Temperature response of soil respiration in a Chinese pine plantation: hysteresis and seasonal vs. diel Q10.

Jia X, Zha T, Wu B, Zhang Y, Chen W, Wang X, Yu H, He G - PLoS ONE (2013)

Diel soil respiration (Rs) and temperature (Ts) (A–C), diel Rs vs. Ts (D–I), their lag correlations (G–I).Mean values for March, June and October are shown. Grey circles in (A–C): Rs; Black circles in (A–C): Ts. Ts was monitored at 10-cm depth. The dashed lines in (G–I) are reference lines for the zero lag.
© Copyright Policy
Related In: Results  -  Collection

Show All Figures
getmorefigures.php?uid=PMC3585128&req=5

pone-0057858-g006: Diel soil respiration (Rs) and temperature (Ts) (A–C), diel Rs vs. Ts (D–I), their lag correlations (G–I).Mean values for March, June and October are shown. Grey circles in (A–C): Rs; Black circles in (A–C): Ts. Ts was monitored at 10-cm depth. The dashed lines in (G–I) are reference lines for the zero lag.
Mentions: The lag between diel oscillations in Rs and Ts showed a strong seasonal pattern, with almost no lag in summer but lags up to five hours in the early and late growing season (Fig. 4C). In March and October, Ts reached its daily minimum at 08:00 and peaked at around 15:00 (Fig. 6A, C). In March Rs was out-of-phase with Ts, reaching its daily maximum at 11:00–14:00 and daily minimum at 19:00. In October, Rs was also out-of-phase with Ts, peaking at around 12:00 and reaching a minimum at around 24:00. The lags in March and October led to hysteresis loops (Fig. 6D, F), and the correlation between Rs and Ts was strongest after lagging Rs by three hours (Fig. 6G, I). In contrast, Rs was in phase with Ts in June (Fig. 6B, E), with the zero lag generating the highest correlation coefficient (Fig. 6H).

Bottom Line: Progress on these issues will contribute to reduced uncertainties in carbon cycle modeling.The hysteresis may be associated with the confounding effects of microbial population dynamics and/or litter input.In addition, daily Q10 decreased with increasing Ts , which may contribute feedback to the climate system under global warming scenarios.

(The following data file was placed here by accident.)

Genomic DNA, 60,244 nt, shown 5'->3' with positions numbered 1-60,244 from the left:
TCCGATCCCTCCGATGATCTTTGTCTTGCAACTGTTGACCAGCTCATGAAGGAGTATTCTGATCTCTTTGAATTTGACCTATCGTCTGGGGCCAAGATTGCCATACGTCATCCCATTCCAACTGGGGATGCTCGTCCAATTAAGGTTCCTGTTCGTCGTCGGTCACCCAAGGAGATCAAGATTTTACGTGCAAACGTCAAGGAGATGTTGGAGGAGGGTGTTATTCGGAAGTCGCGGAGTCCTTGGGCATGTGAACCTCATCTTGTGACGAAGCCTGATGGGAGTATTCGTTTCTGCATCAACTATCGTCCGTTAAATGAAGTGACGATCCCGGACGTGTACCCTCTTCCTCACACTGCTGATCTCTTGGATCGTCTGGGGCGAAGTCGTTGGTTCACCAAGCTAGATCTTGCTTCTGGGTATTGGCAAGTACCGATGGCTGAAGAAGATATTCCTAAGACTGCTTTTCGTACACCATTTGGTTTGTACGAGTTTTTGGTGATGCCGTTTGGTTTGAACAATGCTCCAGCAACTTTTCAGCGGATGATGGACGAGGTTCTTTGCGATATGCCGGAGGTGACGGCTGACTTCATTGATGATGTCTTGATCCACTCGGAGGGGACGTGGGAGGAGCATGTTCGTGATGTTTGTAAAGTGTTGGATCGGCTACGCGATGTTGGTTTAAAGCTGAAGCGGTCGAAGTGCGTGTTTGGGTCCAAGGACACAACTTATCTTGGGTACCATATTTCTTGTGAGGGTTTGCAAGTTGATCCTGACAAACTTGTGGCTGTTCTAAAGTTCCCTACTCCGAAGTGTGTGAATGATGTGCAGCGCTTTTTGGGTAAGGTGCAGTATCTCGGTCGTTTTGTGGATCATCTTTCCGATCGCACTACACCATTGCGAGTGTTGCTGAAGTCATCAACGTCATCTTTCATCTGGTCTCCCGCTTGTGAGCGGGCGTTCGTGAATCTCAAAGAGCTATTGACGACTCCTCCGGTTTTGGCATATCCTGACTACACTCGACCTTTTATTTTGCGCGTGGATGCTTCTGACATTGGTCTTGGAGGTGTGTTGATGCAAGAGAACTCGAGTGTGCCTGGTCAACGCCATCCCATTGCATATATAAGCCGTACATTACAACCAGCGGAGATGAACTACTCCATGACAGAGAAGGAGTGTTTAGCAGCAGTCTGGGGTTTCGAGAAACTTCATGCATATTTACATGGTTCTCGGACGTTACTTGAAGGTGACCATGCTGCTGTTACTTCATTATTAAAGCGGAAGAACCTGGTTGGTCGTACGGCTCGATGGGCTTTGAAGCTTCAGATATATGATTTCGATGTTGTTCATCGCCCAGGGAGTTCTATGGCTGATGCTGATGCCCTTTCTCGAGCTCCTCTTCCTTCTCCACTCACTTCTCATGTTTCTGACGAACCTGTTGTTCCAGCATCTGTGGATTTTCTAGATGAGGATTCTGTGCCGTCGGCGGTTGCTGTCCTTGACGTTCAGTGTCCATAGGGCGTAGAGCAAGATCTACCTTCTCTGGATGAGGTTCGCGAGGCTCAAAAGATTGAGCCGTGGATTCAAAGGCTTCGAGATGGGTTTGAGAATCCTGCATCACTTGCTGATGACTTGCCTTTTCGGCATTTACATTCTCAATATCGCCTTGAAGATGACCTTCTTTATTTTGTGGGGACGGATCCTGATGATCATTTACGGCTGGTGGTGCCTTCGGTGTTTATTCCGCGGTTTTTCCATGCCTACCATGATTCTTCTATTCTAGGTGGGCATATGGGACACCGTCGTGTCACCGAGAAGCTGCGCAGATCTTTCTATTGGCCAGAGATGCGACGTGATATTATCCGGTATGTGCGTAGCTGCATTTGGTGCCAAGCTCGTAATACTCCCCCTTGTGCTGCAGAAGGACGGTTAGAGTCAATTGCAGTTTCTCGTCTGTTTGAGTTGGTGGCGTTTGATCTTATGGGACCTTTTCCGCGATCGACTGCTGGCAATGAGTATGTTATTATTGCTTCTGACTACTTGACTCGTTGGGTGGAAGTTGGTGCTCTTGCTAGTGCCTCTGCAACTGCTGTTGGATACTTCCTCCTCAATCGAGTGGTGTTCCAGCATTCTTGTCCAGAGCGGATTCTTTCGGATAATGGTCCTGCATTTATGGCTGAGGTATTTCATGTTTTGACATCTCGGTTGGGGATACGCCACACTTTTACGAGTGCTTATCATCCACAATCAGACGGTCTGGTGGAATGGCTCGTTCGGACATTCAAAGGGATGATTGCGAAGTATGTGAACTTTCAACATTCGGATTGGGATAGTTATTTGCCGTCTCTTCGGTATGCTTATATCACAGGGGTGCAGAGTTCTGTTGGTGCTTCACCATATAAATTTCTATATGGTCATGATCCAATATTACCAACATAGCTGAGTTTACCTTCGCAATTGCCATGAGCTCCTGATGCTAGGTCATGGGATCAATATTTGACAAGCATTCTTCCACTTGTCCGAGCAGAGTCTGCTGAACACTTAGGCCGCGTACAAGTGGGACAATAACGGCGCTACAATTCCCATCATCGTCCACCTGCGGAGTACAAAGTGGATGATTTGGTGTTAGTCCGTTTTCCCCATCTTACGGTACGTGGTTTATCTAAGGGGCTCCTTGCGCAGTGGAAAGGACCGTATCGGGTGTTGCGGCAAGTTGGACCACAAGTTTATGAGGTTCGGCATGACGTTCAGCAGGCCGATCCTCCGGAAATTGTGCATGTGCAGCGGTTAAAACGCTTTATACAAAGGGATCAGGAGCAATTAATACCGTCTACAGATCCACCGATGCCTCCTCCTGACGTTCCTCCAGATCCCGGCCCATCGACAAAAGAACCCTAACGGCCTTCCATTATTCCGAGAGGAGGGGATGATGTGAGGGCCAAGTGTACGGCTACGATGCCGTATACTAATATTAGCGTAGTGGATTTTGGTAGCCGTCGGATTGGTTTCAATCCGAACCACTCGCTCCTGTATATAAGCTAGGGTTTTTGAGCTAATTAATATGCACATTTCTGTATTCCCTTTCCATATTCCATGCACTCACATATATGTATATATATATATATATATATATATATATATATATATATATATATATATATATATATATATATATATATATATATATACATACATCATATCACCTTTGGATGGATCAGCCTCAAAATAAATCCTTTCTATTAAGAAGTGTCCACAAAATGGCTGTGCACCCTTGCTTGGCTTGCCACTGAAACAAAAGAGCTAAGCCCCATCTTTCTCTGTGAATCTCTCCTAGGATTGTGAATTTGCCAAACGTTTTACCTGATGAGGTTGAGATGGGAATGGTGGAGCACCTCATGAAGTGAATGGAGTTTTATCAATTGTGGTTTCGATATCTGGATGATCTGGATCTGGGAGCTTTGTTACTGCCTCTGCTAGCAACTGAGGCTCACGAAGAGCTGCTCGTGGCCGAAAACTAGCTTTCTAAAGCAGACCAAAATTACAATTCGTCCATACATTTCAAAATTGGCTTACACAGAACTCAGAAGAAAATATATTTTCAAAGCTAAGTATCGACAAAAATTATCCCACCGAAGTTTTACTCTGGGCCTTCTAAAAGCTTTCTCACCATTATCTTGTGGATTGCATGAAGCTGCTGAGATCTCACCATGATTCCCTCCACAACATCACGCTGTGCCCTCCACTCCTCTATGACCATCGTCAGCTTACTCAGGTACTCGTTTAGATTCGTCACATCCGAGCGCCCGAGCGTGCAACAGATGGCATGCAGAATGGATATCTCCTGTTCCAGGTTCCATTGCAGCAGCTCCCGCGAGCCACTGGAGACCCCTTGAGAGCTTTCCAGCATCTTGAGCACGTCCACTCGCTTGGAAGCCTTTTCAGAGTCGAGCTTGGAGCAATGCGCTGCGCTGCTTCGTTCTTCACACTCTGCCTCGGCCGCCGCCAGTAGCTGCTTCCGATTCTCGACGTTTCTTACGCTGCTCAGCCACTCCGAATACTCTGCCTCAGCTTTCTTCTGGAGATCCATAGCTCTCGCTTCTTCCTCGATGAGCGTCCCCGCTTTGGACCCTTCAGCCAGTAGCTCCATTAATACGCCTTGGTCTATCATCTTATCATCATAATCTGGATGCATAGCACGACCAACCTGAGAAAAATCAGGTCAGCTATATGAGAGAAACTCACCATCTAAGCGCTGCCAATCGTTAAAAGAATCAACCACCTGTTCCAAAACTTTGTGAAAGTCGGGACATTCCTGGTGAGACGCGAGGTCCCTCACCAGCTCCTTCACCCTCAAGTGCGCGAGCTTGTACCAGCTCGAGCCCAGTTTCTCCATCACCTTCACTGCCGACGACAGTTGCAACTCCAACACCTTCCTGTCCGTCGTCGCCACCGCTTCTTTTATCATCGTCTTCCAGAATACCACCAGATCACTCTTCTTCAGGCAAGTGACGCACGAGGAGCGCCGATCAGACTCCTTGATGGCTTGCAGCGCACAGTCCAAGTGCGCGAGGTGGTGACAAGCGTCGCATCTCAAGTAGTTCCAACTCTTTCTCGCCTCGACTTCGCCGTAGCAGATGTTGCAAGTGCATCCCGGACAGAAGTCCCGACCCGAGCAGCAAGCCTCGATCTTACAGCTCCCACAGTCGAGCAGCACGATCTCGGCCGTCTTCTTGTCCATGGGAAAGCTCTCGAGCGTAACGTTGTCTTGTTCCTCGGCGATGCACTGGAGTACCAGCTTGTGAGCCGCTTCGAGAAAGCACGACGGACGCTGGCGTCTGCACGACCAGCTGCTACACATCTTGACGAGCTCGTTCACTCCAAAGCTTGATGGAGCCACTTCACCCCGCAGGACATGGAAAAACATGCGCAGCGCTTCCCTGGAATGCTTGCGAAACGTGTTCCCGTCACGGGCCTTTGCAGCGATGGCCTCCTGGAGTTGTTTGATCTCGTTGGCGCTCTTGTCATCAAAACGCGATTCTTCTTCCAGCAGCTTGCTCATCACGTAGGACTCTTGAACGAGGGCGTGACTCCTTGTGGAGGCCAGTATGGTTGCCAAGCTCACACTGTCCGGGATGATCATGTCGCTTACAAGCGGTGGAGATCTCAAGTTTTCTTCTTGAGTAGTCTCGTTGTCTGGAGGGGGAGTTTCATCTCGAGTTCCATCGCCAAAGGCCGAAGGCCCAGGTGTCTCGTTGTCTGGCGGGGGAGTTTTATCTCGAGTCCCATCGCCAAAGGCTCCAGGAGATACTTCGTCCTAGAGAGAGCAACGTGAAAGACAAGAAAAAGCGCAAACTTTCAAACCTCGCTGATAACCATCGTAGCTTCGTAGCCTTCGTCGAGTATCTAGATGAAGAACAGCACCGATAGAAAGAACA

View Article: PubMed Central - PubMed

Affiliation: School of Soil and Water Conservation, Beijing Forestry University, Beijing, China.

ABSTRACT
Although the temperature response of soil respiration (Rs ) has been studied extensively, several issues remain unresolved, including hysteresis in the Rs -temperature relationship and differences in the long- vs. short-term Rs sensitivity to temperature. Progress on these issues will contribute to reduced uncertainties in carbon cycle modeling. We monitored soil CO2 efflux with an automated chamber system in a Pinus tabulaeformis plantation near Beijing throughout 2011. Soil temperature at 10-cm depth (Ts ) exerted a strong control over Rs , with the annual temperature sensitivity (Q10) and basal rate at 10°C (Rs10) being 2.76 and 1.40 µmol m(-2) s(-1), respectively. Both Rs and short-term (i.e., daily) estimates of Rs10 showed pronounced seasonal hysteresis with respect to Ts , with the efflux in the second half of the year being larger than that early in the season for a given temperature. The hysteresis may be associated with the confounding effects of microbial population dynamics and/or litter input. As a result, all of the applied regression models failed to yield unbiased estimates of Rs over the entire annual cycle. Lags between Rs and Ts were observed at the diel scale in the early and late growing season, but not in summer. The seasonality in these lags may be due to the use of a single Ts measurement depth, which failed to represent seasonal changes in the depth of CO2 production. Daily estimates of Q10 averaged 2.04, smaller than the value obtained from the seasonal relationship. In addition, daily Q10 decreased with increasing Ts , which may contribute feedback to the climate system under global warming scenarios. The use of a fixed, universal Q10 is considered adequate when modeling annual carbon budgets across large spatial extents. In contrast, a seasonally-varying, environmentally-controlled Q10 should be used when short-term accuracy is required.

Show MeSH
Related in: MedlinePlus